Jeff Bezos Becomes An Unlikely Advocate In Fight Against Revenge Porn 

Photo: Andrew Harrer/Bloomberg/Getty Images.
On Thursday, Amazon founder and CEO Jeff Bezos publicly accused American Media Inc. (the parent company of the National Enquirer) of attempting to blackmail and extort him.
In December, the Enquirer published an article, which included private text messages, exposing Bezos' affair with Lauren Sanchez. Shortly after its publication, he and his wife Mackenzie announced their divorce. And then, Bezos, the world's richest man and owner of the Washington Post, began to investigate how AMI had acquired his text messages.
In a 2,000 word blog post published on Medium, the billionaire alleged that his investigation – and the charges of ethically compromised and possibly politically motivated tactics regularly undertaken by the Enquirer that it exposed – angered AMI CEO David Pecker. Bezos contends that Pecker and AMI pressured him to call off his investigation by verbally, and then in writing, threatening to expose compromising photos of the billionaire (which included a naked selfie). He refused to cooperate.
As Bezos explained in his Medium post, "Any personal embarrassment AMI could cause me takes a back seat because there’s a much more important matter involved here. If in my position I can’t stand up to this kind of extortion, how many people can?"
It's rare that a billionaire, particularly one whose own business maneuvers have come under public scrutiny, comes to represent the "little guy" but in this case, Bezos' refusal to be intimidated counts as a win for many who have found themselves victims of "revenge porn."
According to a study published by Data & Society Research Institute, about 1 in 25 Americans have been threatened with or been victims of nonconsensual image searching (or revenge porn). Victims often have little recourse to have the images removed once they have been posted online. In 2017, Time Magazine spoke with Reg Harnish, the CEO of cyber-risk assessment firm Grey Castle Security who explained, “There are literally hundreds of things working against an individual working to remove a specific piece of content from the internet. It’s almost impossible.”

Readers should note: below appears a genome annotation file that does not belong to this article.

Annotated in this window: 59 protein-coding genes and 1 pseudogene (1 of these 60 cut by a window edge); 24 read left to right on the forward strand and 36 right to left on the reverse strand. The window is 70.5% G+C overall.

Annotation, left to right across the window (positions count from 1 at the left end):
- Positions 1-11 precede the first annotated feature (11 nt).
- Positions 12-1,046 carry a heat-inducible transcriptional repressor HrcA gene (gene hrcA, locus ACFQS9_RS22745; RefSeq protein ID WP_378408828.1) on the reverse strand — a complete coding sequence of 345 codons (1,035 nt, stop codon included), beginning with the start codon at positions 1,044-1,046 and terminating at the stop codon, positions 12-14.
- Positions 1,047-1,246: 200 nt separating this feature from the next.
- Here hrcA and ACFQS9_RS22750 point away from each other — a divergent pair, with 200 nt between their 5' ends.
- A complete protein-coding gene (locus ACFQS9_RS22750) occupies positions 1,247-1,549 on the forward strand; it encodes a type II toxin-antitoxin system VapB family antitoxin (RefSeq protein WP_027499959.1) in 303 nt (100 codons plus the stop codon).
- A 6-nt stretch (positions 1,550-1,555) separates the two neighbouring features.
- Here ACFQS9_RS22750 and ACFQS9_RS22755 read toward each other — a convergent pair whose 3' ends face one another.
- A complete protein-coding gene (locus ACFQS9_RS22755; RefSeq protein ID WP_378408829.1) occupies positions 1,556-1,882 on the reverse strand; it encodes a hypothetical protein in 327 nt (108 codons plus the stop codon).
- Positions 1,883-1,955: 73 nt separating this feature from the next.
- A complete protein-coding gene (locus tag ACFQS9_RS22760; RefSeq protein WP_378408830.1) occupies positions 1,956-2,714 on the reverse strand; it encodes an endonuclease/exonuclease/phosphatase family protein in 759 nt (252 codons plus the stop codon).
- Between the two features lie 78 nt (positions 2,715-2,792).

And victims who try to get help from law enforcement often face judgement about having taken nude photos in the first place. This is despite the fact that a 2016 study found that of nearly 6,000 adults surveyed 16% had sent a sexual photo. In an era of near-constant internet connectivity and camera access, the practice has become a part of contemporary dating for many people. In a separate by Purdue University, it was reported that 80% of 21 year olds had sent a sext and that 46% had sent a nude selfie.
Despite the ubiquity of the practice, when these images land in the wrong hands, the results can still wreak havoc on the lives of senders, particularly women, who are the most likely to be shamed in the media. And so until the legislation can keep up with the technology, the voices of people like Bezos remain an important and necessary weapon in the arsenal of advocates and of the many people who have had their lives damaged by revenge porn.
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